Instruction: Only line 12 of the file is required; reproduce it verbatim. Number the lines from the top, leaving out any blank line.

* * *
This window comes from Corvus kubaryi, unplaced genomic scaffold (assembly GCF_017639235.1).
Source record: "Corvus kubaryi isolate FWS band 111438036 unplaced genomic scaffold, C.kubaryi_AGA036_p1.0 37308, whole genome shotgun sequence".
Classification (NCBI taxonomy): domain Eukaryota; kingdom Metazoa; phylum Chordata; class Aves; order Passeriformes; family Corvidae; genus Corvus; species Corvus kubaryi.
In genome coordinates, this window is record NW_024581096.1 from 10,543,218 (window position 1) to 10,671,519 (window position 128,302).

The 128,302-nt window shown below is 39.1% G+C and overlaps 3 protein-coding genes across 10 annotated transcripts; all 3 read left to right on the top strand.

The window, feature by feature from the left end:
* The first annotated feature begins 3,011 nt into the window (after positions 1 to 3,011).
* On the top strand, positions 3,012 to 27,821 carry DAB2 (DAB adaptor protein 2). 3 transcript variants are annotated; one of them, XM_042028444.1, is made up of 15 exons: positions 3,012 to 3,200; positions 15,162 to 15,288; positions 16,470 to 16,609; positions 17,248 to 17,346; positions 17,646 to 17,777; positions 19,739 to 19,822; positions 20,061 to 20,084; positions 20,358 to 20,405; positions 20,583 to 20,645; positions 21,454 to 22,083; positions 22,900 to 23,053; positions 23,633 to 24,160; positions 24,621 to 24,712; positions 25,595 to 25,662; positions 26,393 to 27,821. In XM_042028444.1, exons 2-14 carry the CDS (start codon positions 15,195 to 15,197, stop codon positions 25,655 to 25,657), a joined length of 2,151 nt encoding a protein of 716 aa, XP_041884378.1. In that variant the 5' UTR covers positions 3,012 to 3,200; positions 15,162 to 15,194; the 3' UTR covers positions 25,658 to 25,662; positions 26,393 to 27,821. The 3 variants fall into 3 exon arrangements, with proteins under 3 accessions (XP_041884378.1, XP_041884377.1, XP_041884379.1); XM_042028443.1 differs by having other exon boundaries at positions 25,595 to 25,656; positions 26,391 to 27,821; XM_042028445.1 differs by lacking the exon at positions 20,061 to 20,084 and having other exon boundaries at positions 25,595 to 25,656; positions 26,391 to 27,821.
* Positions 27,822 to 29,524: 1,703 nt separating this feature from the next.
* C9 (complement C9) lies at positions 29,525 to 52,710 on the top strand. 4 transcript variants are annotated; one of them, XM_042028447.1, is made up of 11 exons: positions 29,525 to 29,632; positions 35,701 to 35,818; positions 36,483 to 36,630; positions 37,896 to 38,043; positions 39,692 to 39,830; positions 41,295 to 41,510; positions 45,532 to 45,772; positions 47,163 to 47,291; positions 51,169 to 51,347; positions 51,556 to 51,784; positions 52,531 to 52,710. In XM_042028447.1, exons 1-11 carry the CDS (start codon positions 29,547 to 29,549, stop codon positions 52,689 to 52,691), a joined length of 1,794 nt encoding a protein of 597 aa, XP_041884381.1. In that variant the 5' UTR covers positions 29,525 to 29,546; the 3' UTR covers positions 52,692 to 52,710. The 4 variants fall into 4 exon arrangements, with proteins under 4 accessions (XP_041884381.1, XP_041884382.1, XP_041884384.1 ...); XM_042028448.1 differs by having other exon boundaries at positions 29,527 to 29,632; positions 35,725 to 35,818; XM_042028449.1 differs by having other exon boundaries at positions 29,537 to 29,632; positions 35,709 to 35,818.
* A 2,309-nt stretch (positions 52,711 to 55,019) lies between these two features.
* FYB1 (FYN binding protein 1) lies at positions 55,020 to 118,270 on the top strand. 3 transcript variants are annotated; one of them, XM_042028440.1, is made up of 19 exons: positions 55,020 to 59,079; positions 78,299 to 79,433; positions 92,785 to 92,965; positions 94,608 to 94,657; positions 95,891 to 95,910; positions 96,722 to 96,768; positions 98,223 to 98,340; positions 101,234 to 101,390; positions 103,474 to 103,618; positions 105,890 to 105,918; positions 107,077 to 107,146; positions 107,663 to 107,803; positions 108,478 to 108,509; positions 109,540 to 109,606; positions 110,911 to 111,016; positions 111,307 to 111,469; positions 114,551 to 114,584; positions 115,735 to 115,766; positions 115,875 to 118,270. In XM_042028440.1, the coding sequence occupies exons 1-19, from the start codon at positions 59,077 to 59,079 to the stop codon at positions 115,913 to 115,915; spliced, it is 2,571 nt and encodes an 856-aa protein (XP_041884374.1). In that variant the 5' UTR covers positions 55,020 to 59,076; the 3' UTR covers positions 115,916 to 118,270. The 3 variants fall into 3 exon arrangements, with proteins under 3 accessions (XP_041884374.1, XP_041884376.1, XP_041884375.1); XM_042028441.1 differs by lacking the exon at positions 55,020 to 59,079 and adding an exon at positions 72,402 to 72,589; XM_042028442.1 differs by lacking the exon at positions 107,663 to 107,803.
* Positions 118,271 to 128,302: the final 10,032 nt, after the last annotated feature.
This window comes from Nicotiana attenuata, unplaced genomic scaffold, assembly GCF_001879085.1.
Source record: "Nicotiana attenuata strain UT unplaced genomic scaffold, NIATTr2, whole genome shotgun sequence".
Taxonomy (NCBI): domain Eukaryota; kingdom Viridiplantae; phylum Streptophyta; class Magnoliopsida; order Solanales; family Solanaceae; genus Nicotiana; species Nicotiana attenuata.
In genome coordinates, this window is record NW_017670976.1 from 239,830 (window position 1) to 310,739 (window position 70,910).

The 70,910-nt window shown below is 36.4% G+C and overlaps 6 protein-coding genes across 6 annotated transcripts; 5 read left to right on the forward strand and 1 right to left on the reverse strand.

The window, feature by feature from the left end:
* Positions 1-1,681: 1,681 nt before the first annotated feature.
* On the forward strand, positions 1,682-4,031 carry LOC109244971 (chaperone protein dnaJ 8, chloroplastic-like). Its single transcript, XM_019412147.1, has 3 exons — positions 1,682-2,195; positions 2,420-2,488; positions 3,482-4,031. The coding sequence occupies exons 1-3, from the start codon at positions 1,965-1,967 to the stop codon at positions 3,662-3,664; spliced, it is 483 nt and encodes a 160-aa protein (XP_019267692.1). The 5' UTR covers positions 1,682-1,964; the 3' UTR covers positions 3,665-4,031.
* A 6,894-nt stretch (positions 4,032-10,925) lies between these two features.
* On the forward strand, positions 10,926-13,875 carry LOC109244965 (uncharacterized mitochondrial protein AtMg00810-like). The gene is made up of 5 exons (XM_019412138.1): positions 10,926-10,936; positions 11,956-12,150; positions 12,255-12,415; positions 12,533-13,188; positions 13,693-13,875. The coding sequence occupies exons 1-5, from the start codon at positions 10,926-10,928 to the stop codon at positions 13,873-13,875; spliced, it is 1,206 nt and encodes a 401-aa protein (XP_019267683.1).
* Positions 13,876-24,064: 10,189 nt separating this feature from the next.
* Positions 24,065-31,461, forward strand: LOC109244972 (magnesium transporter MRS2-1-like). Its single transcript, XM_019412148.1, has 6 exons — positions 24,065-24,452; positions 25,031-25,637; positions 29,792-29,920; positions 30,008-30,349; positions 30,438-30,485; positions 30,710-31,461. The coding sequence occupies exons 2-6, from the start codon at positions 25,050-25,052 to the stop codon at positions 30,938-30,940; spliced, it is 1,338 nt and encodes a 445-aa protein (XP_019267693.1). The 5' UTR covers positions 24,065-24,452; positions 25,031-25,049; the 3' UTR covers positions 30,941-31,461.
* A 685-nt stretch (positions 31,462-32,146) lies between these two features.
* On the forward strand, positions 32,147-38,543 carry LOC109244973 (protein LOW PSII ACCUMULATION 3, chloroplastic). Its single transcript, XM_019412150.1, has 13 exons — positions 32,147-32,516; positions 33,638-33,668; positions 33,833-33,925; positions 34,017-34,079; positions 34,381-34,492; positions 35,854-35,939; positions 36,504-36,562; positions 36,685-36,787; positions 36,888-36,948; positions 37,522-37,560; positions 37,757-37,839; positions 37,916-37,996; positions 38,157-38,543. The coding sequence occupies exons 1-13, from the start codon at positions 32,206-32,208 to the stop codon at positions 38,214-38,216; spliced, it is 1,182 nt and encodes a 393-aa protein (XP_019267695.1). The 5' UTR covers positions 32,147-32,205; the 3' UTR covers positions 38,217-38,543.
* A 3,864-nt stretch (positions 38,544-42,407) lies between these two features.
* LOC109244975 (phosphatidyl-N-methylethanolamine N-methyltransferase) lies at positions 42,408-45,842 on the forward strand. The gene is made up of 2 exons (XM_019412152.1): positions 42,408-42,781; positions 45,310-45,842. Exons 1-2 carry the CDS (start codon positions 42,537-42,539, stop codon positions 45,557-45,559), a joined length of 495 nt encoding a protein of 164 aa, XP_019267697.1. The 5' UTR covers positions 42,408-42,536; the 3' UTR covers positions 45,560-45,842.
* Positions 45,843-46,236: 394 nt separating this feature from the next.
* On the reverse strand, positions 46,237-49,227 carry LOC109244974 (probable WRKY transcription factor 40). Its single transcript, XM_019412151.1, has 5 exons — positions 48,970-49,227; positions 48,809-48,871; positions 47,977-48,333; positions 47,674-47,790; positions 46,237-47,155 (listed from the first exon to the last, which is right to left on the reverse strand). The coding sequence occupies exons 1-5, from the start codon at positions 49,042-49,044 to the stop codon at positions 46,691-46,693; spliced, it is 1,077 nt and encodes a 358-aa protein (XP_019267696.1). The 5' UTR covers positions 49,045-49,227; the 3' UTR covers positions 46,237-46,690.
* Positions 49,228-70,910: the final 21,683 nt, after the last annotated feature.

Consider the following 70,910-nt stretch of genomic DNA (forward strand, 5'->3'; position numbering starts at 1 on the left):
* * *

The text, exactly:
* FYB1 (FYN binding protein 1) lies at positions 55,020 to 118,270 on the top strand. 3 transcript variants are annotated; one of them, XM_042028440.1, is made up of 19 exons: positions 55,020 to 59,079; positions 78,299 to 79,433; positions 92,785 to 92,965; positions 94,608 to 94,657; positions 95,891 to 95,910; positions 96,722 to 96,768; positions 98,223 to 98,340; positions 101,234 to 101,390; positions 103,474 to 103,618; positions 105,890 to 105,918; positions 107,077 to 107,146; positions 107,663 to 107,803; positions 108,478 to 108,509; positions 109,540 to 109,606; positions 110,911 to 111,016; positions 111,307 to 111,469; positions 114,551 to 114,584; positions 115,735 to 115,766; positions 115,875 to 118,270. In XM_042028440.1, the coding sequence occupies exons 1-19, from the start codon at positions 59,077 to 59,079 to the stop codon at positions 115,913 to 115,915; spliced, it is 2,571 nt and encodes an 856-aa protein (XP_041884374.1). In that variant the 5' UTR covers positions 55,020 to 59,076; the 3' UTR covers positions 115,916 to 118,270. The 3 variants fall into 3 exon arrangements, with proteins under 3 accessions (XP_041884374.1, XP_041884376.1, XP_041884375.1); XM_042028441.1 differs by lacking the exon at positions 55,020 to 59,079 and adding an exon at positions 72,402 to 72,589; XM_042028442.1 differs by lacking the exon at positions 107,663 to 107,803.